Acknowledgments

We thank all members of the Shohat-Ophir lab for fruitful discussions and technical support. We express special thanks to C. Andrew Frank (University of Iowa) and Dion Dickman (University of Southern California) for their productive suggestions.

Supplementary Material

The Supplementary Material for this article can be found online at: https://www.frontiersin.org/articles/10.3389/fnbeh.2021.628662/full#supplementary-material

Supplementary Figure 1 | List of behavioral features presented in Figures 5, 6.

Supplementary Figure 2 | NPFR expressing neurons exhibit intricate expression patterns of receptors for neuropeptides and neuromodulators.

Supplementary Figure 3 | NPFR expressing neurons exhibit intricate expression of ion channels.

Supplementary Figure 4 | Sequenced 750 bp of Ubc7 DNA displaying 18–23 bp deletion in 4 male flies harboring Vas-Cas9; Ubc7 gRNA. Yellow and purple colors represent gRNA1 and 2 complementary sequences. Underlined sequences represent the deleted sequences.

Footnotes

  1. ^ http://flycrispr.molbio.wisc.edu/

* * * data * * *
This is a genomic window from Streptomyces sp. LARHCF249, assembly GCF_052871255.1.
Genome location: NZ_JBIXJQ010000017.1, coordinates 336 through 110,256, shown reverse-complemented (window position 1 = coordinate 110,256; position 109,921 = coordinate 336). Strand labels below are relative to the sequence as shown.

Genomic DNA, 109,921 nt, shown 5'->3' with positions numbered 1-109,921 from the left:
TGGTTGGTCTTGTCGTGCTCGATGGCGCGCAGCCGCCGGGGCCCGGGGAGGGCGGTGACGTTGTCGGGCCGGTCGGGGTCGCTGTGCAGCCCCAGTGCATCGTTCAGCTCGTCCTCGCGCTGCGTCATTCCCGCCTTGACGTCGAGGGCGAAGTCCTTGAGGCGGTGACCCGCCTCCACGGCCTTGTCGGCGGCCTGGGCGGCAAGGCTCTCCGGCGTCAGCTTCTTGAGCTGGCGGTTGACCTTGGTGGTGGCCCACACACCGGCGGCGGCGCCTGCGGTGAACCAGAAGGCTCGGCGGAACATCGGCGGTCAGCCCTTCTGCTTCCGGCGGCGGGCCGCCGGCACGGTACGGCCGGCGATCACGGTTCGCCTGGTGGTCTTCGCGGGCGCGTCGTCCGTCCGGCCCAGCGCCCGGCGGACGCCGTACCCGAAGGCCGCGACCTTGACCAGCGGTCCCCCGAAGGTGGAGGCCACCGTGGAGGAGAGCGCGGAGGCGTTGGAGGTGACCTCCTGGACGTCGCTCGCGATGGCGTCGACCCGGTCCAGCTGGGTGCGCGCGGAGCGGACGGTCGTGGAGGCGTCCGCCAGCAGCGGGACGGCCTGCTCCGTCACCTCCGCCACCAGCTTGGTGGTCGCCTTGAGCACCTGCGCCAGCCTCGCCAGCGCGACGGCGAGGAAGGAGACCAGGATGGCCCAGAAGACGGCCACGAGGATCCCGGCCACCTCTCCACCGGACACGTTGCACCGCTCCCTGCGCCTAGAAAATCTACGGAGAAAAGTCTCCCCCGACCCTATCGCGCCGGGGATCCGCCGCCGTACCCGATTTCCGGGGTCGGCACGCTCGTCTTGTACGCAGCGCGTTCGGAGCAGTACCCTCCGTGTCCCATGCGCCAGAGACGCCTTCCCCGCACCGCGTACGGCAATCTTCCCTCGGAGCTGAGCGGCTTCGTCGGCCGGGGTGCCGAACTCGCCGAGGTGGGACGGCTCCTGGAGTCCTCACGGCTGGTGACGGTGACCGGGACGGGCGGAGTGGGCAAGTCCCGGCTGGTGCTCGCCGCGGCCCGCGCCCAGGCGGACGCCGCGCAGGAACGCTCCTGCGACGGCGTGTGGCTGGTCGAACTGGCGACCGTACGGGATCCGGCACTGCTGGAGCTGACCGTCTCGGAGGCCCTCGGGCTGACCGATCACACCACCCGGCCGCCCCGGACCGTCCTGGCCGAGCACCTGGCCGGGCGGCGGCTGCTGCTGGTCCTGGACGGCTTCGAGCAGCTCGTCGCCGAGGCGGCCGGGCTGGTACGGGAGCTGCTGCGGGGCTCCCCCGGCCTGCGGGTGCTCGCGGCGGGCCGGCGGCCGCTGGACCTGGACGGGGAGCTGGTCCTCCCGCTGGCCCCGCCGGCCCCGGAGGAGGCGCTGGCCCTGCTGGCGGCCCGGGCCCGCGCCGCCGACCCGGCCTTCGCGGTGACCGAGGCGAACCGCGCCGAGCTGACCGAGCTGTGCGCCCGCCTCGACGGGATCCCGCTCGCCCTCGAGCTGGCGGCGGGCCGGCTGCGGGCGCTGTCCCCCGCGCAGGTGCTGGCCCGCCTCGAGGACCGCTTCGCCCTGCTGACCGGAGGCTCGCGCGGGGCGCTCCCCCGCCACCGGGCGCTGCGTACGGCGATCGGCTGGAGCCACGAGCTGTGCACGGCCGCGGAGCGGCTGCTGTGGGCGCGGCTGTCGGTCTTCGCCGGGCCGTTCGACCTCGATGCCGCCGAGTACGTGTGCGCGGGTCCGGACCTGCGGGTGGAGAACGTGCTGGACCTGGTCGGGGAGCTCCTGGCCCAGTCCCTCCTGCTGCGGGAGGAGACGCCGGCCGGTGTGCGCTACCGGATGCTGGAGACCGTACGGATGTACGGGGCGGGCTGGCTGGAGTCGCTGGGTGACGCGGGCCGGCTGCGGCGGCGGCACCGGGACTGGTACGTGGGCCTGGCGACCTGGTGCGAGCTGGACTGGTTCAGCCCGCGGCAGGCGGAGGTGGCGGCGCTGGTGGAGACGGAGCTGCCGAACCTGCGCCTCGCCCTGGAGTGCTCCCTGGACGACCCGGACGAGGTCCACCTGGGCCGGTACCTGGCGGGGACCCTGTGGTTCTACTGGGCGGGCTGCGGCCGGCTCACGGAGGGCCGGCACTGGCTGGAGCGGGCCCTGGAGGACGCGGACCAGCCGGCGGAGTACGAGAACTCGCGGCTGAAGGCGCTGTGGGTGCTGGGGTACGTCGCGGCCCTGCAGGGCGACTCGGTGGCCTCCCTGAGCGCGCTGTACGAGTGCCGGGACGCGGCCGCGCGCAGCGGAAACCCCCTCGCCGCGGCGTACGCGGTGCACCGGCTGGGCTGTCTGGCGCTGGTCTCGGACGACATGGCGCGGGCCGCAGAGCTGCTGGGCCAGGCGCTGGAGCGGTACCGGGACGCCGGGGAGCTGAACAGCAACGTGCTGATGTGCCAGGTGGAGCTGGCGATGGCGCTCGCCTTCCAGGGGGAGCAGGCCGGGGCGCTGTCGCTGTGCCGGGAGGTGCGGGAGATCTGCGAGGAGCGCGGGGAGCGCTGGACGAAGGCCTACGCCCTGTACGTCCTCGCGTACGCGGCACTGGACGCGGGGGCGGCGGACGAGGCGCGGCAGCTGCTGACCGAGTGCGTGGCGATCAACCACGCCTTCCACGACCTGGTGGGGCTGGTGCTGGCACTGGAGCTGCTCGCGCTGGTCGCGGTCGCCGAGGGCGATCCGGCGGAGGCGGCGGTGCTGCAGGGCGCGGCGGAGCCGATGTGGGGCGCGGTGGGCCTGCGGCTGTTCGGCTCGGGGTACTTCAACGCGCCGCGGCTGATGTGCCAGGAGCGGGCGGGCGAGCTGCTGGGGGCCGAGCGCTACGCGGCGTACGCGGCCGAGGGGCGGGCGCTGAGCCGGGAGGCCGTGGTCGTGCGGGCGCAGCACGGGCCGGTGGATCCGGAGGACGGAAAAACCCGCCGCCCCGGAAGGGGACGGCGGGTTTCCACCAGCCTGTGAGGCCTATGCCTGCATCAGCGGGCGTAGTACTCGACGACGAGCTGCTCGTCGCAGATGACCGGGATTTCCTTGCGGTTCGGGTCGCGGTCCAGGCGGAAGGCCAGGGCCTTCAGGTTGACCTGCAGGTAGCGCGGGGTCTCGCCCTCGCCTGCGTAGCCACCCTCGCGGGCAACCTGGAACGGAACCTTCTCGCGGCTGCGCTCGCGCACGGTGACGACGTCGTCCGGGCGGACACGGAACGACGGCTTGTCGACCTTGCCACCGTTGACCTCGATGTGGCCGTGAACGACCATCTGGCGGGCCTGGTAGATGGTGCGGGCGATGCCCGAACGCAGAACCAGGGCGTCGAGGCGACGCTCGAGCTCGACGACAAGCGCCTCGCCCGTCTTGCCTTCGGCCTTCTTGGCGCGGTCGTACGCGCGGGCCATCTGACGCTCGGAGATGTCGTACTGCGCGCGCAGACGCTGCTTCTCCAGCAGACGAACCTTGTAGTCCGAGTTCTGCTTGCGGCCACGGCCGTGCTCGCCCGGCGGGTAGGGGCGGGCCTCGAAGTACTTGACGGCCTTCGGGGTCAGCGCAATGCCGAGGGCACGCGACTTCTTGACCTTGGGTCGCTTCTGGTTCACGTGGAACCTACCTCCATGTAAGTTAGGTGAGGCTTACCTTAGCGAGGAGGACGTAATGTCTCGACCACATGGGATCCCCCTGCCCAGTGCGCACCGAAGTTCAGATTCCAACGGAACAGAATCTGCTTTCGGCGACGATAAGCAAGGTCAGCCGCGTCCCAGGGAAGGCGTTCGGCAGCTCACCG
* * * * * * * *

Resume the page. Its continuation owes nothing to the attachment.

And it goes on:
2. ^ https://www.thebestgene.com/
  3. ^ http://pantherdb.org/citePanther.jsp
  4. ^ https://academic.oup.com/bioinformatics/article/22/12/1540/207339

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Keywords: Drosophila melanogaster, behavior, motivation, reward, social interaction

Citation: Ryvkin J, Bentzur A, Shmueli A, Tannenbaum M, Shallom O, Dokarker S, Benichou JIC, Levi M and Shohat-Ophir G (2021) Transcriptome Analysis of NPFR Neurons Reveals a Connection Between Proteome Diversity and Social Behavior. Front. Behav. Neurosci. 15:628662. doi: 10.3389/fnbeh.2021.628662

Received: 12 November 2020; Accepted: 16 February 2021;
Published: 31 March 2021.

Edited by:

Jimena A. Sierralta, University of Chile, Chile

Reviewed by:

Hans A. Hofmann, University of Texas at Austin, United States
Ivan V. Brak, State Scientific Research Institute of Physiology and Basic Medicine, Russia

Copyright © 2021 Ryvkin, Bentzur, Shmueli, Tannenbaum, Shallom, Dokarker, Benichou, Levi and Shohat-Ophir. This is an open-access article distributed under the terms of the Creative Commons Attribution License (CC BY). The use, distribution or reproduction in other forums is permitted, provided the original author(s) and the copyright owner(s) are credited and that the original publication in this journal is cited, in accordance with accepted academic practice. No use, distribution or reproduction is permitted which does not comply with these terms.

*Correspondence: Galit Shohat-Ophir, galit.ophir@biu.ac.il

These authors have contributed equally to this work